In the Big Muddy-South Glenrock field area, Natrona County, Wyoming, probably 100 million bbl of oil will be produced ultimately from 3 separate sandstone reservoirs within the Lower Cretaceous section; from oldest to youngest, the Dakota, the lower Muddy, and the upper Muddy. Entrapment of oil in each of these producing zones is the result of updip pinchout or facies change from porous and permeable sandstone to nonreservoir shale, siltstone, or sandstone, assisted by a favorable hydrodynamic environment.
Each of these sandstone reservoirs occupies a flank position around and across the east plunge of the Big Muddy anticline. Isoliths of permeable Dakota sandstone in the producing area and the regional pattern of sandstone distribution, together with the lithologic characteristics of the Dakota sandstones, suggest deposition within northeasterly flowing rivers that drained an incipient Big Muddy uplift and emptied into the sea near Glenrock. Sand delivered to the sea was distributed along a northwest-trending shoreline by relatively low-energy, destructive, marine processes accompanying the upper Dakota transgression. The Dakota pool at Big Muddy-South Glenrock has a continuous oil column more than 2,500 ft in length and an anomalous, inclined oil-water contact.
The lower Muddy sandstone pool also appears to be a single, continuous reservoir with a vertical oil column of at least 2,500 ft. This sinuous sandstone reservoir trends northeast along the southeast flank and around the east plunge of the Big Muddy anticline and has the classic meander morphology of a fluvial river deposit. The physical dimensions of this northeasterly flowing river are comparable with the upper reaches of the present Mississippi River. The influence of probable structural growth along the Big Muddy axis on the radius of meander curvature and depth of the scour channel in the lower Muddy river is particularly evident.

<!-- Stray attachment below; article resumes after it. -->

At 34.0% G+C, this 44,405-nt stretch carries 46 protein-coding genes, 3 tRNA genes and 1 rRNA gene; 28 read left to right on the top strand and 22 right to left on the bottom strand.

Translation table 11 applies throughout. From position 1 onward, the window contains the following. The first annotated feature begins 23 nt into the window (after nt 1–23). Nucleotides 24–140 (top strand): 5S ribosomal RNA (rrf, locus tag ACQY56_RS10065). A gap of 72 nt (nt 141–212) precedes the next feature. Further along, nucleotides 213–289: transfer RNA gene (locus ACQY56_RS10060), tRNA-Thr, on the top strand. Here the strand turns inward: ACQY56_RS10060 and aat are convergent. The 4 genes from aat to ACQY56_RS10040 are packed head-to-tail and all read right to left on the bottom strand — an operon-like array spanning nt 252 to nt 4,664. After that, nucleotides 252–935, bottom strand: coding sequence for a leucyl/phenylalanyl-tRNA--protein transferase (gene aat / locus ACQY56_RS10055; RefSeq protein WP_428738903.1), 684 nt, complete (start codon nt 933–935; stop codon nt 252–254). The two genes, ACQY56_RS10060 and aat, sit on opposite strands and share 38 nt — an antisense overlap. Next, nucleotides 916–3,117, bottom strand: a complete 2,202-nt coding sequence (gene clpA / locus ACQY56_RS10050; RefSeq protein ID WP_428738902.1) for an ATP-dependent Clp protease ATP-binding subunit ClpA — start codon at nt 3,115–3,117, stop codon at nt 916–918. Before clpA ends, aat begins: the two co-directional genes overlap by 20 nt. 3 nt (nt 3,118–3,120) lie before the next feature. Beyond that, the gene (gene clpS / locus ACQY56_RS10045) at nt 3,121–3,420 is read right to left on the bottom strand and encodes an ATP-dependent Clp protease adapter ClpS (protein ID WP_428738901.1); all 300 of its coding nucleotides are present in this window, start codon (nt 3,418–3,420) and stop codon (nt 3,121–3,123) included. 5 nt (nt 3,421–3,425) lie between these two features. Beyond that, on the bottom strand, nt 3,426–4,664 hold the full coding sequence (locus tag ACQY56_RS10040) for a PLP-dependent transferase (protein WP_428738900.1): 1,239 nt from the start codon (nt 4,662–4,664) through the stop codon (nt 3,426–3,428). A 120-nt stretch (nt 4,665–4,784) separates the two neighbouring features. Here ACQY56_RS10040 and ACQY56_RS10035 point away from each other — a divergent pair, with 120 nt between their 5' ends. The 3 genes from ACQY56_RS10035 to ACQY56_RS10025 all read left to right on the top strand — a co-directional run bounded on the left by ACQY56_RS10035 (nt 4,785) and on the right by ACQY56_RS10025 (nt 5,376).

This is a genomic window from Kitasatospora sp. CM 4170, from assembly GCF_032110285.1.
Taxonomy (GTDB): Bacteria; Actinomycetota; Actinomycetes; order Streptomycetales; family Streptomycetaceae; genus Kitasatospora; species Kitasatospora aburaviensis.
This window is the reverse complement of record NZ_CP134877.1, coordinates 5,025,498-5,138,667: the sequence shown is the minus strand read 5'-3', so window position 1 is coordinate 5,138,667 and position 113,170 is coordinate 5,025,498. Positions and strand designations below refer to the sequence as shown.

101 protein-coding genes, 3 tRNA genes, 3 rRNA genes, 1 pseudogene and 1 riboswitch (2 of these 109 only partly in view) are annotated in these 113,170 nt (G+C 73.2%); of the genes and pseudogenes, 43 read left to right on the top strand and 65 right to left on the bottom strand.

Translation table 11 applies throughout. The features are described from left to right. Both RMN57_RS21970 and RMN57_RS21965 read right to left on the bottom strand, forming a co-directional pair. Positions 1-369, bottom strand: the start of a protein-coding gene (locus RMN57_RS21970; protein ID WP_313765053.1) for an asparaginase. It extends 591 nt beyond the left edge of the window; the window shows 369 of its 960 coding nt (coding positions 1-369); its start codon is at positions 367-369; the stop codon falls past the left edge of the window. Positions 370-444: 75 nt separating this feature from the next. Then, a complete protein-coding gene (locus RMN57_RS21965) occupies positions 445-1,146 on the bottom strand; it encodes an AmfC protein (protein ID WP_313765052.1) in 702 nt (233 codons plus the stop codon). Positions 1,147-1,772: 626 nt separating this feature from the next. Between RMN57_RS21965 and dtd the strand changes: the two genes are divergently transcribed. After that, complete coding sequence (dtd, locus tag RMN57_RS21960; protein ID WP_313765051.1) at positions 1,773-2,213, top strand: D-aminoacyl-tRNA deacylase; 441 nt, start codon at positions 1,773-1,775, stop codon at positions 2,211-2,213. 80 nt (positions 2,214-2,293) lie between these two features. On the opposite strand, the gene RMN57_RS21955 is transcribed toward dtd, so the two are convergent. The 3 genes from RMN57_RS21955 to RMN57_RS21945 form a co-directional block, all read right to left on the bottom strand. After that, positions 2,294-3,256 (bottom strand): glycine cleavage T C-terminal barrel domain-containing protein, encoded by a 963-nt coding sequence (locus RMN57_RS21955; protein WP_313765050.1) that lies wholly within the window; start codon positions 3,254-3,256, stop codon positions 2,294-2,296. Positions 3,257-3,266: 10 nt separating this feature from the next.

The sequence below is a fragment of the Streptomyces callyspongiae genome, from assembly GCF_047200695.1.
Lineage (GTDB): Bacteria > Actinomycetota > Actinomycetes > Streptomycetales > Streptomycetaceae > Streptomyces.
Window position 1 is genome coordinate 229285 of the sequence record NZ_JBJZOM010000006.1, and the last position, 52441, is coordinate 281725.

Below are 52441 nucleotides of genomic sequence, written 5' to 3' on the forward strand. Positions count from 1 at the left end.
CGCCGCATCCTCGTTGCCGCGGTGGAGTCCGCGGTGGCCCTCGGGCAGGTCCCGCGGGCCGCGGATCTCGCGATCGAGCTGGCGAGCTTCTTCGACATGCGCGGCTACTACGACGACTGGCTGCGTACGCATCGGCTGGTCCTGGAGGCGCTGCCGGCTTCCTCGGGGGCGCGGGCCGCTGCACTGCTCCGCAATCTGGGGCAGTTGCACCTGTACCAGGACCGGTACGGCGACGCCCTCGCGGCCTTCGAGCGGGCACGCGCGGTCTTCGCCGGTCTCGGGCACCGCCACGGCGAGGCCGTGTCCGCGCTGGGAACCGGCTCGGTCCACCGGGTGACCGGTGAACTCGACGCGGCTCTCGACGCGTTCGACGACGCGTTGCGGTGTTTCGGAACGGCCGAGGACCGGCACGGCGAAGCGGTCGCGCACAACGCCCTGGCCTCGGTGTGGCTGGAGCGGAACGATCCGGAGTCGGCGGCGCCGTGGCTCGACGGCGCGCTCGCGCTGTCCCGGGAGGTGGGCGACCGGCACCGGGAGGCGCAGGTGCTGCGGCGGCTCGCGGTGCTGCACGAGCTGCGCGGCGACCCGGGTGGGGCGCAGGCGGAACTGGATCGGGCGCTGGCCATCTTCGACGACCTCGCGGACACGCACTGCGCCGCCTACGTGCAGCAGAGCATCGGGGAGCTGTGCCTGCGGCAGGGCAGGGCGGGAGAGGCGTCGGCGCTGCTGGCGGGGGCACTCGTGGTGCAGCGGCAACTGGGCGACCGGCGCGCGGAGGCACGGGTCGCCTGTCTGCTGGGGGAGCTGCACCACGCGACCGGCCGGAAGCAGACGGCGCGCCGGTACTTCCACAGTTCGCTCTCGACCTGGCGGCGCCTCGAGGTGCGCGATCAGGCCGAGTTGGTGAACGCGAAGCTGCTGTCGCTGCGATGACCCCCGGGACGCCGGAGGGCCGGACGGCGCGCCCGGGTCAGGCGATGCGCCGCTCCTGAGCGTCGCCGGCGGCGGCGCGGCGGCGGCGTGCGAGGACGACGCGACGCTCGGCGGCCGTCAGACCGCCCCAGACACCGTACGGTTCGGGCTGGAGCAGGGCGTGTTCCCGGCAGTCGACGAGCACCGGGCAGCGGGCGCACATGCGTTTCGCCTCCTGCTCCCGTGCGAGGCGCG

In the upper Muddy sandstone interval 2 nearly parallel sandstone pools trend essentially north-south across the east-plunging Big Muddy axis, and have the typical lithologic and morphologic characteristics of marine shoreline or barrier-bar deposits. Each pool has a vertical oil column of about 1,500 ft.
Regional mapping of the potentiometric surface of the 3 Lower Cretaceous producing intervals and the unusually long oil columns in each of the Lower Cretaceous sandstone pools at Big Muddy-South Glenrock indicate that a favorable downdip hydrodynamic flow must exist in the area of oil accumulation and must be enhancing the oil-holding capacity of the updip barrier zones.